reprints down through the years sported pages as they had originally
been drawn, not published. Thankfully, in recent years, Marvel has
addressed this issue and striven to ensure that reprints are as close
to archival quality as possible.

Thought you might enjoy seeing Kirby's original version.

 
But hold! There's even more to the story! Take a good look at
this third version of the cover, below.
 
 
While thumbing through my hardbacked volume of THOR MASTER-
WORKS Vol 5 recently, I espied this amazing oversight. Either the patch
covering Thor's original arm has fallen off (which would mean that Marvel
had access to the original art), or an art restorer re-created the new arm
on a file photostat, but then forgot to delete the original Kirby limb it was
intended to replace. Who knows the truth behind this Marvel mystery?
Answers in the comments section if it happens to be you.

Sunday, 25 September 2011

NOW THAT'S WHAT I CALL FUNNY...



Well, it made ME laugh.

(From The Beano & The Dandy Celebrate Dennis The Menace - available now from all good bookshops.)

Friday, 23 September 2011

"AND THERE WERE GIANTS UPON THE EARTH IN THOSE DAYS..."



It was intended to be a single-series, revolving-door showcase for a
roster of MARVEL's mightiest heroes, but no sooner had the 1st ish hit
the stands than plans underwent revision. GIANT-SIZE SUPER-STARS
#1 starred THE FANTASTIC FOUR, with the second issue scheduled
to feature none other than your friendly neighbourhood SPIDER-MAN.
(PETER PARKER's amazing alter-ego would doubtless be first choice
to launch any new alternating series nowadays, but, back then, the Fab
Four were still accorded premier position in the Mighty Marvel
firmament of Super-Stars.)


However, it soon became apparent to the 'powers-that-be' that, rather
than restrict the idea to one title, it would be potentially more profitable
to give each chosen group or hero their own giant-size mag. And so, Spidey
was awarded his own 68 page comicbook series and what would've been the
2nd issue of Super-Stars evolved into GIANT-SIZE FANTASTIC FOUR
#2, followed by another four successive issues over the course of
the next fourteen months or so.


There were a number of different titles in the various Giant-Size quarterly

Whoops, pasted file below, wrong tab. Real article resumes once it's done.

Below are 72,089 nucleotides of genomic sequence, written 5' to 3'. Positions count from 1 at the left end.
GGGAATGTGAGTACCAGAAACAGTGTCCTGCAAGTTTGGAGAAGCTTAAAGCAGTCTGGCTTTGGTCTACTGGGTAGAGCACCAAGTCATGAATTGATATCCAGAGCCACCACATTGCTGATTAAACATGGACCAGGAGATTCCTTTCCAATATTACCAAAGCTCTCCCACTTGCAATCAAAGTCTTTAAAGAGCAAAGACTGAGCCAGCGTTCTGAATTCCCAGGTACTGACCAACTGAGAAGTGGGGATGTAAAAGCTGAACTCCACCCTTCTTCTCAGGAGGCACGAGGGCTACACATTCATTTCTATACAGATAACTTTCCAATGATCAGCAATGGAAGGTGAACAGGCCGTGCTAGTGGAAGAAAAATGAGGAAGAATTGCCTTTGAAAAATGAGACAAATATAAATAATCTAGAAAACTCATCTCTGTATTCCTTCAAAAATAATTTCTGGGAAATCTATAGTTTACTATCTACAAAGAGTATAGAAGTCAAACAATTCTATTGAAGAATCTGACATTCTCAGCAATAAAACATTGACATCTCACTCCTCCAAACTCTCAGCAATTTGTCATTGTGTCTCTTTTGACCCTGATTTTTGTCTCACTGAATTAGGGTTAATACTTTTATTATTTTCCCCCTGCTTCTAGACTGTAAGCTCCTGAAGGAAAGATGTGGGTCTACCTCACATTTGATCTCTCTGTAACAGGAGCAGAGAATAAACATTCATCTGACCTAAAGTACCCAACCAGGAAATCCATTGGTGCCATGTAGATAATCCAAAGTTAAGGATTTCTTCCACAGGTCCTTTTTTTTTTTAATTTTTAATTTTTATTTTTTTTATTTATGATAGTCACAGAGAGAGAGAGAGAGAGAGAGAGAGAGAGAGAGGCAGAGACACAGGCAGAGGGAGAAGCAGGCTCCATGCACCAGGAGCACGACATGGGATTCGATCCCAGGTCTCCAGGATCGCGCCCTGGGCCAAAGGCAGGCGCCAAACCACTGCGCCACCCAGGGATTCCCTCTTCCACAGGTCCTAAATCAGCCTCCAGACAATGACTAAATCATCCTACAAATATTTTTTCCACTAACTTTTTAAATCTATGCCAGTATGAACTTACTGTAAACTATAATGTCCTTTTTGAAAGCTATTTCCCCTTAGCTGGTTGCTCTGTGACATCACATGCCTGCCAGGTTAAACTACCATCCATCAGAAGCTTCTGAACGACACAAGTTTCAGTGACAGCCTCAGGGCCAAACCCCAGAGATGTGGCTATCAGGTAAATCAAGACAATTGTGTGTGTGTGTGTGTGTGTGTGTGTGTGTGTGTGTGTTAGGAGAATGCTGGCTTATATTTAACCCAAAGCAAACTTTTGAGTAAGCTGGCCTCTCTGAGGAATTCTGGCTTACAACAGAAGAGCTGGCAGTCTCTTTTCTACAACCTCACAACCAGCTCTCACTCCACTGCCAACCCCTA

series on sale back in '74-'75. GIANT-SIZE SPIDER-MAN, GIANT-SIZE
AVENGERS, GIANT-SIZE CONAN, GIANT-SIZE CAPTAIN MARVEL,
GIANT-SIZE DOCTOR STRANGE, GIANT-SIZE DRACULA, GIANT-
SIZE DEFENDERS and a host of others got the same treatment, proving
that when Marvel has an idea, they exploit it to the full. However, it's the
good ol' FF that we're concerned with today.


I didn't even know of the existence of these mags at the time they
first came out - it wasn't until 1979 or '80 that I obtained the 1st issue
when I ordered it unseen from a back issue dealer in Bournemouth. And it
was a battered copy containing only the main story, the back-up features
having been 'surgically' removed from the comic. It must have been some-
time around the mid-'90s perhaps, before I was able to obtain the full six
issue set and finally see the complete contents of issue #1. (Only to find
that the missing pages were pin-ups reprinted from FF ANNUAL
#1, which had been in my collection for some time.)


The main stories in the first four issues were all brand-new material,
with reprints from the early days of the FF as back-up content. (Annual
#1, and regular issues #13, 21 & 28.) The last two in the series reprinted
FF Annuals #5 & 6 as their main features, with #5 also including another
tale from the quartet's early days. (Issue #15, and not the MOLECULE
MAN story from #20 as erroneously stated on the cover-blurb.)


So, let's return to an earlier, more innocent time; the seemingly sun-
soaked, care-free days of the sizzling '70s, and enjoy all six scintillating
covers in their full, unadulterated, cataclysmic glory.

THE PERRY RHODAN FILES - PART TWO...



Here's the second part of THE PERRY RHODAN FILES, featuring
more covers from his 1967 comic and some photographic stills from the
movie based on the characters and concepts. Try as I might, I can't really
generate any enthusiasm for the comic - it just seems well below par. And
the movie doesn't look up to much either, to be honest. If anyone wants